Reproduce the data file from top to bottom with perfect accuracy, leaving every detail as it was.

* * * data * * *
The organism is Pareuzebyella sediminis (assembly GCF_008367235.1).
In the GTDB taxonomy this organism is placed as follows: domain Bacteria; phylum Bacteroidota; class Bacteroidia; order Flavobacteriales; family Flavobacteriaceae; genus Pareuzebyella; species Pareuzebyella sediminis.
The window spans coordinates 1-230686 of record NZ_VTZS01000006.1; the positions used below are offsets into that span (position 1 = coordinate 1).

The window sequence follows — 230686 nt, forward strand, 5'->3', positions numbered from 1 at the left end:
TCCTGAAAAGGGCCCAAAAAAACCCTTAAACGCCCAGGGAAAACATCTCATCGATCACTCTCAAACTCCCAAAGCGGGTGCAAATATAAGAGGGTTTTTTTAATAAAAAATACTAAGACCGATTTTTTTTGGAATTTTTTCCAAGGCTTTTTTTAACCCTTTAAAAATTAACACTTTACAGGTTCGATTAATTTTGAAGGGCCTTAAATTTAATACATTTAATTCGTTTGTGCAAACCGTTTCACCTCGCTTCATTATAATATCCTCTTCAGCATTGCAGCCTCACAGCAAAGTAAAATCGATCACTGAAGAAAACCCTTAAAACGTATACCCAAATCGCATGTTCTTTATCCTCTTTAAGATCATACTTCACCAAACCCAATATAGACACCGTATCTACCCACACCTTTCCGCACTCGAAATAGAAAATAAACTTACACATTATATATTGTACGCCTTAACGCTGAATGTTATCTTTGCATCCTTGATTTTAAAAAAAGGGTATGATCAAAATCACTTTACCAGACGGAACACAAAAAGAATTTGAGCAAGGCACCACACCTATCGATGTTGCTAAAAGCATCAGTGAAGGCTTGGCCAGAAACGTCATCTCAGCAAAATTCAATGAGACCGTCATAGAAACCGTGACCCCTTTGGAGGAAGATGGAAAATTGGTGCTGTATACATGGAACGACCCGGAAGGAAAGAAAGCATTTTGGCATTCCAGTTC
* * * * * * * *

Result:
The organism is Pareuzebyella sediminis (assembly GCF_008367235.1).
In the GTDB taxonomy this organism is placed as follows: domain Bacteria; phylum Bacteroidota; class Bacteroidia; order Flavobacteriales; family Flavobacteriaceae; genus Pareuzebyella; species Pareuzebyella sediminis.
The window spans coordinates 1-230686 of record NZ_VTZS01000006.1; the positions used below are offsets into that span (position 1 = coordinate 1).

The window sequence follows — 230686 nt, forward strand, 5'->3', positions numbered from 1 at the left end:
TCCTGAAAAGGGCCCAAAAAAACCCTTAAACGCCCAGGGAAAACATCTCATCGATCACTCTCAAACTCCCAAAGCGGGTGCAAATATAAGAGGGTTTTTTTAATAAAAAATACTAAGACCGATTTTTTTTGGAATTTTTTCCAAGGCTTTTTTTAACCCTTTAAAAATTAACACTTTACAGGTTCGATTAATTTTGAAGGGCCTTAAATTTAATACATTTAATTCGTTTGTGCAAACCGTTTCACCTCGCTTCATTATAATATCCTCTTCAGCATTGCAGCCTCACAGCAAAGTAAAATCGATCACTGAAGAAAACCCTTAAAACGTATACCCAAATCGCATGTTCTTTATCCTCTTTAAGATCATACTTCACCAAACCCAATATAGACACCGTATCTACCCACACCTTTCCGCACTCGAAATAGAAAATAAACTTACACATTATATATTGTACGCCTTAACGCTGAATGTTATCTTTGCATCCTTGATTTTAAAAAAAGGGTATGATCAAAATCACTTTACCAGACGGAACACAAAAAGAATTTGAGCAAGGCACCACACCTATCGATGTTGCTAAAAGCATCAGTGAAGGCTTGGCCAGAAACGTCATCTCAGCAAAATTCAATGAGACCGTCATAGAAACCGTGACCCCTTTGGAGGAAGATGGAAAATTGGTGCTGTATACATGGAACGACCCGGAAGGAAAGAAAGCATTTTGGCATTCCAGTTC